• In 2011, ambient trio Marconi Union worked with the British Academy of Sound Therapy to compose “Weightless,” a trance-like track that, according to research by insight firm Mindlab International, produces a greater state of relaxation than any other song tested to date.
  • Minimalist composer Max Richter, in collaboration with neuroscientist David Eagleman, released the eight-hour-plus album Sleep in 2015. Richter has since taken this magnum opus on the road, performing it at giant slumber parties for hundreds of pajama-clad fans. Listen to Richter talk about Sleep:

  • Last year, internationally renowned DJ and producer Tom Middleton, himself a recovering insomniac, got together with cognitive scientists for an album of soundscapes called Sleep Better. Middleton admits he found it “very challenging to actually stay awake” during the creative process.

Related: How white noise helps you sleep

Building a playlist to help you sleep

So what types of music are most apt to send you into the land of nod? Music that proved beneficial in sleep studies has been soft, slow, melodically soothing, and uncomplicated, at between 60 to 80 beats per minute. Think low-activation classical music (such as a Chopin nocturne), ambient and New Age (Enya’s “Watermark” is a popular chill-out choice), and even folk (something easier on the ears, perhaps, than Bob Dylan’s nasal whine).

While plugging “sleep music” into a search engine will yield options, keep in mind that as long as you stick to the lighter side of your heavy rotation, a selection of your favorite tunes may work just as well. The 651 respondents to the University of Sheffield survey cited as sleep-worthy 545 different artists from 14 genres—with pop star Ed Sheeran mentioned most often—which researches say indicates the validity of personal preference and prior familiarity with the songs.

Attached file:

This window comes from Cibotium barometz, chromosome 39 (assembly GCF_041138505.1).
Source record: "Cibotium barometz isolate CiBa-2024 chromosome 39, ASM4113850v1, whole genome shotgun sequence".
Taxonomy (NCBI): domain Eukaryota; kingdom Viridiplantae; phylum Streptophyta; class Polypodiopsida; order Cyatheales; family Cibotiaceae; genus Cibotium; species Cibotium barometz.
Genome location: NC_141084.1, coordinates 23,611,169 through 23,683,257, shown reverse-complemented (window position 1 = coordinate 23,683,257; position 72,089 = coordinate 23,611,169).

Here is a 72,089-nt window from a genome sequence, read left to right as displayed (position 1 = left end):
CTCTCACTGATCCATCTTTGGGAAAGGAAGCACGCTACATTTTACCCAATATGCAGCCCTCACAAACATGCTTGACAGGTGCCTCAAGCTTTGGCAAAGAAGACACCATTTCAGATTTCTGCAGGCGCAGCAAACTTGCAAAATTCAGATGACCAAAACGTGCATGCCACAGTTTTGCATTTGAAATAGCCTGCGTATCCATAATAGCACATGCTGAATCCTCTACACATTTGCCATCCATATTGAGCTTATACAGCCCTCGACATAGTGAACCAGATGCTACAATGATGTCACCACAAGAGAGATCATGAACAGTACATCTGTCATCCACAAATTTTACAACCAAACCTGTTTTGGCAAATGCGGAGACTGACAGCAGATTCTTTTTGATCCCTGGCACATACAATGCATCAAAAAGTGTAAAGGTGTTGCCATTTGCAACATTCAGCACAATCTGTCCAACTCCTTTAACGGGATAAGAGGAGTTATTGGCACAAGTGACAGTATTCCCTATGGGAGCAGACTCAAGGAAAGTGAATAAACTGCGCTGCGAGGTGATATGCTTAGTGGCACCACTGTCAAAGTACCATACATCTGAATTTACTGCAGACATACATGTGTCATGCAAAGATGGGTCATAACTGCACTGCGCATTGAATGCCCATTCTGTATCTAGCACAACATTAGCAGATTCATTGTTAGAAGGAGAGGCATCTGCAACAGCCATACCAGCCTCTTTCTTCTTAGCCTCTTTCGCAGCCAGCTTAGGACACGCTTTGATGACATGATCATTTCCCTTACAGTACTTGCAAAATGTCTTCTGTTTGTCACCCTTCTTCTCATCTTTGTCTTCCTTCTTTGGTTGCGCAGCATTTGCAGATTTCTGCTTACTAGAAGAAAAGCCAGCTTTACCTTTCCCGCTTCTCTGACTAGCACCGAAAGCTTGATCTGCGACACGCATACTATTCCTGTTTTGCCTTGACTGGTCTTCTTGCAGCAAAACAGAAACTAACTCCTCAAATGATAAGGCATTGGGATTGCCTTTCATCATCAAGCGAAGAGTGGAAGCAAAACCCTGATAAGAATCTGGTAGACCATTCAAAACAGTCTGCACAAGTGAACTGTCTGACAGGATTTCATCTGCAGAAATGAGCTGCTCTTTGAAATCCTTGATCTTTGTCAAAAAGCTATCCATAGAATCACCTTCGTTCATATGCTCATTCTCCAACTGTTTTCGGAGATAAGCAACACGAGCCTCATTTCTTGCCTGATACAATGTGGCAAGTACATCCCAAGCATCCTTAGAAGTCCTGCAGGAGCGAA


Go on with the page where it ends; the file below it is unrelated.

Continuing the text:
“Music can be used in effective ways because there’s such a great variety of it, and listeners can exert control over it,” Timmers points out.

Once you’ve assembled a PM playlist, try these tips to make the most of it:

  • Find your sweet spot. Adjust the volume so that it’s loud enough to hear without straining, yet not so loud that it keeps you awake—between 30 and 40 decibels, Timmers suggests. And eschew those cheap, tinny earbuds, using quality, non-disturbing headphones or speakers.
  • Listen closely. To be beneficial as a sleep aid, music shouldn’t be mere background while you’re working, reading, or are otherwise intellectually engaged. “Put music on as part of your nightly wind-down ritual—while taking a warm bath, meditating, or doing breathing exercises, or just snuggling with a loved one,” Darley recommends. “Listen actively, with music your main focus, so the mind isn’t occupied with other things.”
  • Give it time. In sleep studies, participants listened to music for between 20 and 45 minutes. Press play before getting into bed, so that by the time you slip between the sheets, you’ll be good to go—to sleep.

Beyond listening to soothing music, here are 10 other nighttime activities to help you relax.